Feeds

MS uses court order to take out Waledac botnet

Zombie network decapitated. For now

Security for virtualized datacentres

Microsoft has won a court-issued take-down order against scores of domains associated with controlling the spam-spewing Waledac botnet.

The software giant's order allows the temporary cut-off of traffic to 277 Internet domains that form command and control nodes for the network of compromised machines. Infected (zombie) machines are programmed to regularly poll these control points for instructions and spam templates.

The .com domains, registered in China, will be sin-binned by VeriSign, at least temporarily decapitating the network. Microsoft estimates that Waledac was one of the 10 largest botnets in the US and a major distributor of spam for online (unlicensed) pharmacies, knock-off goods and other tat, as explained in a blog posting by its legal team here.

Waledac is estimated to have infected hundreds of thousands of computers around the world and, prior to this action, was believed to have the capacity to send over 1.5 billion spam emails per day. In a recent analysis, Microsoft found that between December 3-21, 2009, approximately 651 million spam emails attributable to Waledac were directed to Hotmail accounts alone, including offers and scams related to online pharmacies, imitation goods, jobs, penny stocks and more.

The Microsoft lawsuit also accuses 27 as-yet-unnamed defendants of cybercrime offences associated with the Waledac botnet.

Redmond's techies have followed up the legal action with "ethical countermeasures to downgrade much of the remaining peer-to-peer command and control communication" within the botnet, in partnership with its security firm partners.

Operation b49, as Microsoft dubs the Waledac takedown, still leaves the problem of hundreds of thousands of infected PCs, as Redmond readily acknowledges. Clean-up advice including a suggestion to try out Microsoft's malicious software removal tool is included in the bottom paragraphs of a blog post by Tim Cranton, associate general counsel at Microsoft, here.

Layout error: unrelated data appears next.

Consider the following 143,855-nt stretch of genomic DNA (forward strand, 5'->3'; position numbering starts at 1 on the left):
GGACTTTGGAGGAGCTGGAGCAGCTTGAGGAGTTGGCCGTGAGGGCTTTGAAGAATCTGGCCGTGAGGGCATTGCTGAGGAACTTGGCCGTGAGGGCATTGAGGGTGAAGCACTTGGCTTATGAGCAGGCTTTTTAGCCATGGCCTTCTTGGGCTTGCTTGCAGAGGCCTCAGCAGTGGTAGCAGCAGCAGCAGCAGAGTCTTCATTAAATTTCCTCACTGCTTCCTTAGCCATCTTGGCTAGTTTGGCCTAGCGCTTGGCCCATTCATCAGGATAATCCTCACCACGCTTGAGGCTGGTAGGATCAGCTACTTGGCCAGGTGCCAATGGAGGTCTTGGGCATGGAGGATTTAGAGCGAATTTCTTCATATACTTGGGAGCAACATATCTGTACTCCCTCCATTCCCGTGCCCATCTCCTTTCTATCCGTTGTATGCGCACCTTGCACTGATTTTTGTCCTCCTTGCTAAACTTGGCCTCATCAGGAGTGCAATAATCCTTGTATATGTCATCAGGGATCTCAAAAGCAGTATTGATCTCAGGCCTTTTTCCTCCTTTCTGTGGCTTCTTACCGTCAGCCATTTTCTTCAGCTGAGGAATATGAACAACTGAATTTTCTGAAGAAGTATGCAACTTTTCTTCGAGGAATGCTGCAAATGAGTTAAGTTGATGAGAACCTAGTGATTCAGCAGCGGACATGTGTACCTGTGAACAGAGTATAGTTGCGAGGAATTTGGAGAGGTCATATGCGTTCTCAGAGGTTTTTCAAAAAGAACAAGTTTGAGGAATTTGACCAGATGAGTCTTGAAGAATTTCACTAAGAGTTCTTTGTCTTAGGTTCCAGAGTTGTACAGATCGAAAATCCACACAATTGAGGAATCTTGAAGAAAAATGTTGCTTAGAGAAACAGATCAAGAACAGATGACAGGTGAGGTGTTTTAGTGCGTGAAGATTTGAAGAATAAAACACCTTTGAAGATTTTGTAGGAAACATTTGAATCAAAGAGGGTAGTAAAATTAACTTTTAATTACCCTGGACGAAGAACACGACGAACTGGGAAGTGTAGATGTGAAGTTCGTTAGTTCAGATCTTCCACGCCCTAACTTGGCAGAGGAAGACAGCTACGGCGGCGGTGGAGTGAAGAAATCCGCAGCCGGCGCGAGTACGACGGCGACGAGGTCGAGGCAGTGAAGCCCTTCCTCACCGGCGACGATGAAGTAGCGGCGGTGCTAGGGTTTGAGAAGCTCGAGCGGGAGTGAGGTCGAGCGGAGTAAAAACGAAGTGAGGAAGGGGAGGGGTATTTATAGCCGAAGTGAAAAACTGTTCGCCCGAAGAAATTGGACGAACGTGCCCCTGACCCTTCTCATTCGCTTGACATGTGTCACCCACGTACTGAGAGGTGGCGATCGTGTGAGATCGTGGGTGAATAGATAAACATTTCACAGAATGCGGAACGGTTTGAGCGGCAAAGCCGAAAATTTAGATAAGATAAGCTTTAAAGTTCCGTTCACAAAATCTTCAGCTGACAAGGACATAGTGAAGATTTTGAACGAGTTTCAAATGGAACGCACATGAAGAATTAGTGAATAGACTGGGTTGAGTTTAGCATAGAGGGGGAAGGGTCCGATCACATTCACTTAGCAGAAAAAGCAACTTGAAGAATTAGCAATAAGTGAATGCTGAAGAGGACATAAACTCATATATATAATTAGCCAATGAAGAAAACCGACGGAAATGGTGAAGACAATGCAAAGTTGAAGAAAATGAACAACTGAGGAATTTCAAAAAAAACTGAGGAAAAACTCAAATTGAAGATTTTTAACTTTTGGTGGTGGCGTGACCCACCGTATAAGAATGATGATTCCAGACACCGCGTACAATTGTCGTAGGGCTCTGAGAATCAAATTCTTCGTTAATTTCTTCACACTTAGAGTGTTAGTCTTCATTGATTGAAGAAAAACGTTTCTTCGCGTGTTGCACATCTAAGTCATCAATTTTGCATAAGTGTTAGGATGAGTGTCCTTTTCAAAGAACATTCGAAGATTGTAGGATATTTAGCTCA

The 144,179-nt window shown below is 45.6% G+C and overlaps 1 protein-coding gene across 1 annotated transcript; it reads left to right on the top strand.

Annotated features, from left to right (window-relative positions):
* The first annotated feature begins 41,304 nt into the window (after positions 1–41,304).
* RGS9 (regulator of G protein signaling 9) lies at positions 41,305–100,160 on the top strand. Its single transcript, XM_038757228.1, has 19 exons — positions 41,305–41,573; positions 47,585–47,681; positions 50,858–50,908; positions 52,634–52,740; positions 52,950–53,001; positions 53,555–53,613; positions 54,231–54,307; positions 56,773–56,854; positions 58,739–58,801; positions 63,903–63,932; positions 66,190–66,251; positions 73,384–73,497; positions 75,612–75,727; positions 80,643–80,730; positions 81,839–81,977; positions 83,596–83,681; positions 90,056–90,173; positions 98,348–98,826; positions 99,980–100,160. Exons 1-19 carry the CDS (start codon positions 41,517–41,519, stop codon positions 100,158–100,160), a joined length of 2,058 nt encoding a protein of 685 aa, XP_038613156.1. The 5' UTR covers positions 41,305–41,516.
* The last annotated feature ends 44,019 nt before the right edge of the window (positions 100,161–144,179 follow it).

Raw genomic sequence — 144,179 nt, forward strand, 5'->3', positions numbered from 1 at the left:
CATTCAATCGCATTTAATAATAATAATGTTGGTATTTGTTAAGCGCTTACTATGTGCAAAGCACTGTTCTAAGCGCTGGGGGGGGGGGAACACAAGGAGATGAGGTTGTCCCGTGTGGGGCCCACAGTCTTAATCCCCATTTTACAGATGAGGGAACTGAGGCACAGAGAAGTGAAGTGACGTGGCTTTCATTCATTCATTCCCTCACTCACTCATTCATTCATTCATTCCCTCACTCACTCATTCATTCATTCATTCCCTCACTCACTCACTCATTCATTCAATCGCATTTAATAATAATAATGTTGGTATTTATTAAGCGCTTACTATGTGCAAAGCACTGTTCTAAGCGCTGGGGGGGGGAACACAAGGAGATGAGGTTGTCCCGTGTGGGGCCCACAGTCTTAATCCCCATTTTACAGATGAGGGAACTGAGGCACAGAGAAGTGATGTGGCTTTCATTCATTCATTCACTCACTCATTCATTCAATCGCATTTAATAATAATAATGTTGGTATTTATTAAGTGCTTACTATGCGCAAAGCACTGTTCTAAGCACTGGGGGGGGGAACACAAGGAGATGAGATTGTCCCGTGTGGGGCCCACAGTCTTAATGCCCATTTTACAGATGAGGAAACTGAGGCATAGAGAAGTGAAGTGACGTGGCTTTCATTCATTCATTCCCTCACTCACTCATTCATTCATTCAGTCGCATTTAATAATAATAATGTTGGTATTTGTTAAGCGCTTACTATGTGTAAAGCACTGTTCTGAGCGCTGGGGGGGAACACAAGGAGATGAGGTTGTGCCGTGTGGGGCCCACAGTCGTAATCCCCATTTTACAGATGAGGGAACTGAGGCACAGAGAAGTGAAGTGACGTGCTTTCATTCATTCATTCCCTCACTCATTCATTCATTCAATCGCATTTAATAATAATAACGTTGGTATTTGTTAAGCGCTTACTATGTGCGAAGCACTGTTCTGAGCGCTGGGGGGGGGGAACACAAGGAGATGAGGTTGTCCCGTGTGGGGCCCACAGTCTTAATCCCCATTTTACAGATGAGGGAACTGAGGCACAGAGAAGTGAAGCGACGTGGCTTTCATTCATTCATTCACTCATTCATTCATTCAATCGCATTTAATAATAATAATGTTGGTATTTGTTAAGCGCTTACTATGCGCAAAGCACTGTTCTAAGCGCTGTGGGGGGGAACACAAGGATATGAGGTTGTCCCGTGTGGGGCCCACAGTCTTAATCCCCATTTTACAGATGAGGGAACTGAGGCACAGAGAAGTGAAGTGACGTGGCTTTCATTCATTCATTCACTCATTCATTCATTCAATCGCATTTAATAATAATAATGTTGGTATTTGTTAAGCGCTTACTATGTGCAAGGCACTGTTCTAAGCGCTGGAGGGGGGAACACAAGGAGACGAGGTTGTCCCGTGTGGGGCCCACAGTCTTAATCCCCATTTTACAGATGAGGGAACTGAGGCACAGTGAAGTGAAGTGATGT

Criminals running botnets have faced a number of takedown operations over the last year or so, dating back to the McColo shutdown. All normally result in a temporary slowdown in spam volumes. But cybercrooks are getting better at building more resilient networks. Even if that doesn't work, there are always more miscreants in the shadows ready to step in and sell bulk mail services to unethical, unscrupulous or outright criminal marketeers.

Microsoft's enforcement action is welcome, but it treats only the symptoms - and not the root cause - of the botnet epidemic. ®

Secure remote control for conventional and virtual desktops

More from The Register

next story
NASTY SSL 3.0 vuln to be revealed soon – sources (Update: It's POODLE)
So nasty no one's even whispering until patch is out
Russian hackers exploit 'Sandworm' bug 'to spy on NATO, EU PCs'
Fix imminent from Microsoft for Vista, Server 2008, other stuff
Forget passwords, let's use SELFIES, says Obama's cyber tsar
Michael Daniel wants to kill passwords dead
FBI boss: We don't want a backdoor, we want the front door to phones
Claims it's what the Founding Fathers would have wanted – catching killers and pedos
Kill off SSL 3.0 NOW: HTTPS savaged by vicious POODLE
Pull it out ASAP, it is SWISS CHEESE
Facebook slurps 'paste sites' for STOLEN passwords, sprinkles on hash and salt
Zuck's ad empire DOESN'T see details in plain text. Phew!
Admins! Never mind POODLE, there're NEW OpenSSL bugs to splat
Four new patches for open-source crypto libraries
prev story

Whitepapers

Forging a new future with identity relationship management
Learn about ForgeRock's next generation IRM platform and how it is designed to empower CEOS's and enterprises to engage with consumers.
Why cloud backup?
Combining the latest advancements in disk-based backup with secure, integrated, cloud technologies offer organizations fast and assured recovery of their critical enterprise data.
Win a year’s supply of chocolate
There is no techie angle to this competition so we're not going to pretend there is, but everyone loves chocolate so who cares.
High Performance for All
While HPC is not new, it has traditionally been seen as a specialist area – is it now geared up to meet more mainstream requirements?
Intelligent flash storage arrays
Tegile Intelligent Storage Arrays with IntelliFlash helps IT boost storage utilization and effciency while delivering unmatched storage savings and performance.